For any headteacher, a visit from an Ofsted inspector is among the most stressful moments of working life - although ordinarily, these instances come years apart.

But for Deborah Ridgeon, this challenge was faced twice within the space of just six weeks.

Mrs Ridgeon is headteacher at Burston and Tivetshall primary schools - separate rural schools based three-and-a-half miles apart and run by the Sapientia Education Trust.

Inspectors from the education watchdog paid a visit to Tivetshall on October 14 last year.

Then, not two months later and Mrs Ridgeon was again overseeing an Ofsted visit, when it was the turn of Burston to receive the inspectors.

And both schools are now celebrating after being rated as 'good' by the watchdog - for Burston the first time it has held this rating since 2006.

Mrs Ridgeon said: "With such fantastic pupils and incredibly dedicated staff, I was confident that Ofsted would see two small villages delivering great educational opportunities for our children.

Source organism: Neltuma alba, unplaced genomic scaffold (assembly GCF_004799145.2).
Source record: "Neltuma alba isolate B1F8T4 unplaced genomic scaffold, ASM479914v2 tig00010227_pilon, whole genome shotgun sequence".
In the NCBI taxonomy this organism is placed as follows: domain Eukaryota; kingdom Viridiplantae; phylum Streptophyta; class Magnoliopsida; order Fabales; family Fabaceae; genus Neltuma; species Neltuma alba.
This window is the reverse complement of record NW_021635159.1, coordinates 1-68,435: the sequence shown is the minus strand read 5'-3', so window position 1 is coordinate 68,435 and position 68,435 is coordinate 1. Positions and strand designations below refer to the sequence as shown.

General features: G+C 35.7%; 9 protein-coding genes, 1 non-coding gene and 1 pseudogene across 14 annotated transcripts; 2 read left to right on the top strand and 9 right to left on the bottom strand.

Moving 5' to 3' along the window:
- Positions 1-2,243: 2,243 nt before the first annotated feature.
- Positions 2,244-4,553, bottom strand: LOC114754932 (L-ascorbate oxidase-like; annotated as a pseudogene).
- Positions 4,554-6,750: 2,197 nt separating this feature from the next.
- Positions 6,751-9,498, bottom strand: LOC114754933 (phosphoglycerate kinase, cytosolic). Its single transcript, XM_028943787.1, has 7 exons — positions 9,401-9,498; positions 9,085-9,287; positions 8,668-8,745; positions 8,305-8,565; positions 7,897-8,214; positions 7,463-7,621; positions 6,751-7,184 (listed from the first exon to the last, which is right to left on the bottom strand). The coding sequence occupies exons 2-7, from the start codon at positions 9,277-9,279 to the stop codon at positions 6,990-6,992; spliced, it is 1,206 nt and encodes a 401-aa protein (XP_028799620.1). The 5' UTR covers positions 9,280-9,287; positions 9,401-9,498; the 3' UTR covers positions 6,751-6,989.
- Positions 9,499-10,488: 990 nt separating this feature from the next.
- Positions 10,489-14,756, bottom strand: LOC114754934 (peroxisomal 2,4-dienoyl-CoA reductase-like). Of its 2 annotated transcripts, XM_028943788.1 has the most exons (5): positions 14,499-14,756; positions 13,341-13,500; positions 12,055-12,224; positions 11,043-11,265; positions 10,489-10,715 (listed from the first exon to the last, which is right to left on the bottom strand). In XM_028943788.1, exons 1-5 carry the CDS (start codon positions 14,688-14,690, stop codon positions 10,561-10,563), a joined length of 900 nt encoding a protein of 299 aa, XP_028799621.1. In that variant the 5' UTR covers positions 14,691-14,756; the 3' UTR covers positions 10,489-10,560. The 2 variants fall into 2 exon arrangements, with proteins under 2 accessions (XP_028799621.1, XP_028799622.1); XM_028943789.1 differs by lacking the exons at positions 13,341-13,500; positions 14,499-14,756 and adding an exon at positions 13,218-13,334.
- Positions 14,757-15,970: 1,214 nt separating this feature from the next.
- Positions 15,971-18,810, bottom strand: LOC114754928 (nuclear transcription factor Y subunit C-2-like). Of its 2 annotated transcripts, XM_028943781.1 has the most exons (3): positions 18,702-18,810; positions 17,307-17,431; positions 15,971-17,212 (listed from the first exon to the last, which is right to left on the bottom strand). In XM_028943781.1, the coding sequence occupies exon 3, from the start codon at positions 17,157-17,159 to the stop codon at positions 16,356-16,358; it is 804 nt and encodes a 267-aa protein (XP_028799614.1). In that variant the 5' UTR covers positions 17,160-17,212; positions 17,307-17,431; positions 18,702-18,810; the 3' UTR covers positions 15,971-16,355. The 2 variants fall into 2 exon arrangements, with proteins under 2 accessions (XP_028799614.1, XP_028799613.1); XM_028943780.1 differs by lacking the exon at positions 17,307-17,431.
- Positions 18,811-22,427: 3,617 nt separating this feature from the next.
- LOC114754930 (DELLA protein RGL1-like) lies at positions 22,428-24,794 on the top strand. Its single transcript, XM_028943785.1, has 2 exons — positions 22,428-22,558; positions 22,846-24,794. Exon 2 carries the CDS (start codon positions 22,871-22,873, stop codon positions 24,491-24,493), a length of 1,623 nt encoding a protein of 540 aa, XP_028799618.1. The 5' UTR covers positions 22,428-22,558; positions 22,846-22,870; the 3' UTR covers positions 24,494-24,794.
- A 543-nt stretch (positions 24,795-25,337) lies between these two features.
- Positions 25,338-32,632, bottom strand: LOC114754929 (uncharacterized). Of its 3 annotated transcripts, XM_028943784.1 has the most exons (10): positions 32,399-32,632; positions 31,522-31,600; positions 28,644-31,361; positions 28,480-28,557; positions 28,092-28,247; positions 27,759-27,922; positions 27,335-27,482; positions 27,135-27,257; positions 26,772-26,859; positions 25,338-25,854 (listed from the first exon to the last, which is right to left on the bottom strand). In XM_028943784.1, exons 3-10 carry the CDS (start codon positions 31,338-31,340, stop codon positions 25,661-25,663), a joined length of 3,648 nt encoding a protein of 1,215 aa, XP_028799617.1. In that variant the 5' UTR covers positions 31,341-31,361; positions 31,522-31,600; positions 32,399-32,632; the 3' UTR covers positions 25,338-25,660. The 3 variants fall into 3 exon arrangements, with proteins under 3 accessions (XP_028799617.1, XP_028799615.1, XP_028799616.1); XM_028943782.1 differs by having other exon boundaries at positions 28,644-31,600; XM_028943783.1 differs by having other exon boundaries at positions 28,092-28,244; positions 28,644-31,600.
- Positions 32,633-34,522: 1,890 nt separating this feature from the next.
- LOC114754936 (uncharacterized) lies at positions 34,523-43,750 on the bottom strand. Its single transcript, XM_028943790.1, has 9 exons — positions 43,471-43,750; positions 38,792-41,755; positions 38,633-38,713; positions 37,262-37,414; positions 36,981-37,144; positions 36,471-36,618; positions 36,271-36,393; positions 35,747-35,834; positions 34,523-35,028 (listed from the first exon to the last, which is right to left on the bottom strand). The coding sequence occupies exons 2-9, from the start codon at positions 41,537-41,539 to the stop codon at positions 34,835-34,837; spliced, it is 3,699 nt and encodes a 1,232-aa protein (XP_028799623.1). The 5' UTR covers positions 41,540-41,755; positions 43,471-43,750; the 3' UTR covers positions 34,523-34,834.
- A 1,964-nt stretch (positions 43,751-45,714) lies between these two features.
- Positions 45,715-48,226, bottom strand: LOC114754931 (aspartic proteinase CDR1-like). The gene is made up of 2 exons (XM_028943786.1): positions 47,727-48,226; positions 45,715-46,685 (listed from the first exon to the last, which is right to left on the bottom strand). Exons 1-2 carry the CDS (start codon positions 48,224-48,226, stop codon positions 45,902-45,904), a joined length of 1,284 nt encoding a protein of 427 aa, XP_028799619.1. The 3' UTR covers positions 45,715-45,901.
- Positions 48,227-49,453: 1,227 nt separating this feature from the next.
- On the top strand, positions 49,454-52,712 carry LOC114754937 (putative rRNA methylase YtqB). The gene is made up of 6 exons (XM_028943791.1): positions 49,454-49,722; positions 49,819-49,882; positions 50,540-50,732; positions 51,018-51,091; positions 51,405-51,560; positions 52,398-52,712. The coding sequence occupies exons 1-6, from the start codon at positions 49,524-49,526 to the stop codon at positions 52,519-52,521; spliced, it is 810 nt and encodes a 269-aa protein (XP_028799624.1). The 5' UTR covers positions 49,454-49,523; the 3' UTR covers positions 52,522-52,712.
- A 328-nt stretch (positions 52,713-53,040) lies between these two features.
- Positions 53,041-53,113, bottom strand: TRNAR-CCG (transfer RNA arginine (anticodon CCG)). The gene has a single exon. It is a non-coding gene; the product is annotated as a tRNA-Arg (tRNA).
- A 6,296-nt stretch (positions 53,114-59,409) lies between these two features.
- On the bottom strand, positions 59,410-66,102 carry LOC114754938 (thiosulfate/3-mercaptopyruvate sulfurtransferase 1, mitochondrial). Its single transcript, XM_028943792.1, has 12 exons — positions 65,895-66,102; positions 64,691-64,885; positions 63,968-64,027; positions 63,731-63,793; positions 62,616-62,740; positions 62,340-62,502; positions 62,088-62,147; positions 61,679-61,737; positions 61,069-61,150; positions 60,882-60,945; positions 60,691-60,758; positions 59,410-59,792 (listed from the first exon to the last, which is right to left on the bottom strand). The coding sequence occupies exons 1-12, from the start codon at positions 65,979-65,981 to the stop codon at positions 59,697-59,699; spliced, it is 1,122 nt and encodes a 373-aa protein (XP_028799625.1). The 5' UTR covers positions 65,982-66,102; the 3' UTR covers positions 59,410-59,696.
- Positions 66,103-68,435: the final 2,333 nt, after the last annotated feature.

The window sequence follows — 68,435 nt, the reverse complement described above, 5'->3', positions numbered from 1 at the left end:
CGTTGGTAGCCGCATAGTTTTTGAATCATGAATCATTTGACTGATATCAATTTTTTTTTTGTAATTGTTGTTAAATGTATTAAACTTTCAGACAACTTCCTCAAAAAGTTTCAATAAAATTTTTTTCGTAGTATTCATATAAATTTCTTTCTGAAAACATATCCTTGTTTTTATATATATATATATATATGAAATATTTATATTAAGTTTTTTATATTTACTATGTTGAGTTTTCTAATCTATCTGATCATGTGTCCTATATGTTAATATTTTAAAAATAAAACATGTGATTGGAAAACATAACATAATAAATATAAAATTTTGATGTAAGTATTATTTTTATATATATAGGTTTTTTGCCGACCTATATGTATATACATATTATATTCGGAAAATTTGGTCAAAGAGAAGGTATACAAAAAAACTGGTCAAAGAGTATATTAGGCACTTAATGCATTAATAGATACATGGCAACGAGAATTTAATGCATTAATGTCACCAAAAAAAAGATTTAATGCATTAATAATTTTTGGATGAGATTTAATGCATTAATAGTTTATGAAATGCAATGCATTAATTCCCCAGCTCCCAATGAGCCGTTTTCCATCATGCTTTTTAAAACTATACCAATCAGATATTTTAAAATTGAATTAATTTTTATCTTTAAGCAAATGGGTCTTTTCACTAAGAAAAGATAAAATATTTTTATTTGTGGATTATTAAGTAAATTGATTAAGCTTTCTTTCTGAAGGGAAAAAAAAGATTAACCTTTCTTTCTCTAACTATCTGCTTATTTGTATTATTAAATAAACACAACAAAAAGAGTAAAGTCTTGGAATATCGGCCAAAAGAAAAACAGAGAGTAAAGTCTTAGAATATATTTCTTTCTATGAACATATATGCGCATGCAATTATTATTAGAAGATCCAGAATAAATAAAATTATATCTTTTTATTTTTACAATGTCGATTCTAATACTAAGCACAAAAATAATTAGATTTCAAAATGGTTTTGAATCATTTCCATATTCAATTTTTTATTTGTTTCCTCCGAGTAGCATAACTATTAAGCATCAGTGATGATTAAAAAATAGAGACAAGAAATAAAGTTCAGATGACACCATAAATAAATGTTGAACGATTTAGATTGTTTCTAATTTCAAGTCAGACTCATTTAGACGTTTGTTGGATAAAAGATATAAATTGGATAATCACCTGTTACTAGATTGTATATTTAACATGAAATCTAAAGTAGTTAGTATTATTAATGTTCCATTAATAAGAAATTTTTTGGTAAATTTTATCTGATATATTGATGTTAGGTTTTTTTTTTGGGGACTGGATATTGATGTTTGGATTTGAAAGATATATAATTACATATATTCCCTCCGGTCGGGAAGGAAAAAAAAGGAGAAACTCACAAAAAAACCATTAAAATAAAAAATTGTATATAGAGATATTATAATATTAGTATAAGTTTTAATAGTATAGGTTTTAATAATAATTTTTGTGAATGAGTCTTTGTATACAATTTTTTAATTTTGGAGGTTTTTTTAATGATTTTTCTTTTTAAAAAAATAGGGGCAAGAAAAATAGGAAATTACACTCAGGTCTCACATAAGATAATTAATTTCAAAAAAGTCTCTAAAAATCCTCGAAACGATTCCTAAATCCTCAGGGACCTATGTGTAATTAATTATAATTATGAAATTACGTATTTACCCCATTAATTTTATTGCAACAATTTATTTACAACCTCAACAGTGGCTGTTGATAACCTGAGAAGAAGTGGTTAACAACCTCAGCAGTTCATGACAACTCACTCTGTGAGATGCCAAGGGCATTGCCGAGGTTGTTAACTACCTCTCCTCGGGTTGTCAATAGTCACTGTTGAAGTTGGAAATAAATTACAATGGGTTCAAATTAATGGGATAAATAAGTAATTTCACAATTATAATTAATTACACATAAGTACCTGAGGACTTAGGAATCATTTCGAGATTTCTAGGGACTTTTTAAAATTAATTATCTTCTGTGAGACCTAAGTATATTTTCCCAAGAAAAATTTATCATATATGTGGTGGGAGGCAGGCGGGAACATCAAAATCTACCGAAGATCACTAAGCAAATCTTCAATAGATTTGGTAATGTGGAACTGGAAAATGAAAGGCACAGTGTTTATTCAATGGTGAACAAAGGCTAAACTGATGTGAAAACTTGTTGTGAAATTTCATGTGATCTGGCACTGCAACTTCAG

"These schools sit at the heart of their communities and for both to be rated good is not only a boost for pupils, parents and staff, but also for the villages they serve."

The Burston result in particular is a welcome one, proving its best overall result in more than 15 years.

Since being rated as good in 2006, the school has been visited three times by Ofsted, being rated as satisfactory in 2010 before being told to improve in 2013 and 2015.

Mrs Ridgeon said the improvements seen are fitting for Burston village, which is famous for the longest-running school strike in history - from 1914 until 1939.

She added: "With this ‘good’ judgement recognising the hard work of everyone involved, I think those original campaigners would be delighted to see our modern, vibrant school still thriving.”

Jonathan Taylor, CEO of the Sapientia Education Trust, said: “When Burston and Tivertshall Primary schools first joined our trust, it was hard to see a way to keep both schools open. After looking at a range of options, including closing Tivetshall, we decided, to the trust to keep both schools open.

"Since then, we have invested heavily in both schools, ensuring the children of Burston and Tivetshall have access to all the educational opportunities you might find in bigger urban primary schools.”